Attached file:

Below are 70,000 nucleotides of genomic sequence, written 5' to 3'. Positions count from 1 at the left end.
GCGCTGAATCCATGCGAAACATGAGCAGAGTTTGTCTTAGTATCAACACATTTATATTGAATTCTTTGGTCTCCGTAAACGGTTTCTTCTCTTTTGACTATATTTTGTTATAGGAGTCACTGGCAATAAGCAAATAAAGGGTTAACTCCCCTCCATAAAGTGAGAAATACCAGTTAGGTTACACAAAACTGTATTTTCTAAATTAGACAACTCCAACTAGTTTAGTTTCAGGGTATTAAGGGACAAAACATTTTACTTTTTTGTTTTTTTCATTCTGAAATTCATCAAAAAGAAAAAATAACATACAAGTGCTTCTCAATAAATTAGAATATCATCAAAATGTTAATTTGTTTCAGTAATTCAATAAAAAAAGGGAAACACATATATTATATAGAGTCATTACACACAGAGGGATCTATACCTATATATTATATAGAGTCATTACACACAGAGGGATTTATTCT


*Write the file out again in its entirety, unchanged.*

Below are 70,000 nucleotides of genomic sequence, written 5' to 3'. Positions count from 1 at the left end.
GCGCTGAATCCATGCGAAACATGAGCAGAGTTTGTCTTAGTATCAACACATTTATATTGAATTCTTTGGTCTCCGTAAACGGTTTCTTCTCTTTTGACTATATTTTGTTATAGGAGTCACTGGCAATAAGCAAATAAAGGGTTAACTCCCCTCCATAAAGTGAGAAATACCAGTTAGGTTACACAAAACTGTATTTTCTAAATTAGACAACTCCAACTAGTTTAGTTTCAGGGTATTAAGGGACAAAACATTTTACTTTTTTGTTTTTTTCATTCTGAAATTCATCAAAAAGAAAAAATAACATACAAGTGCTTCTCAATAAATTAGAATATCATCAAAATGTTAATTTGTTTCAGTAATTCAATAAAAAAAGGGAAACACATATATTATATAGAGTCATTACACACAGAGGGATCTATACCTATATATTATATAGAGTCATTACACACAGAGGGATTTATTCT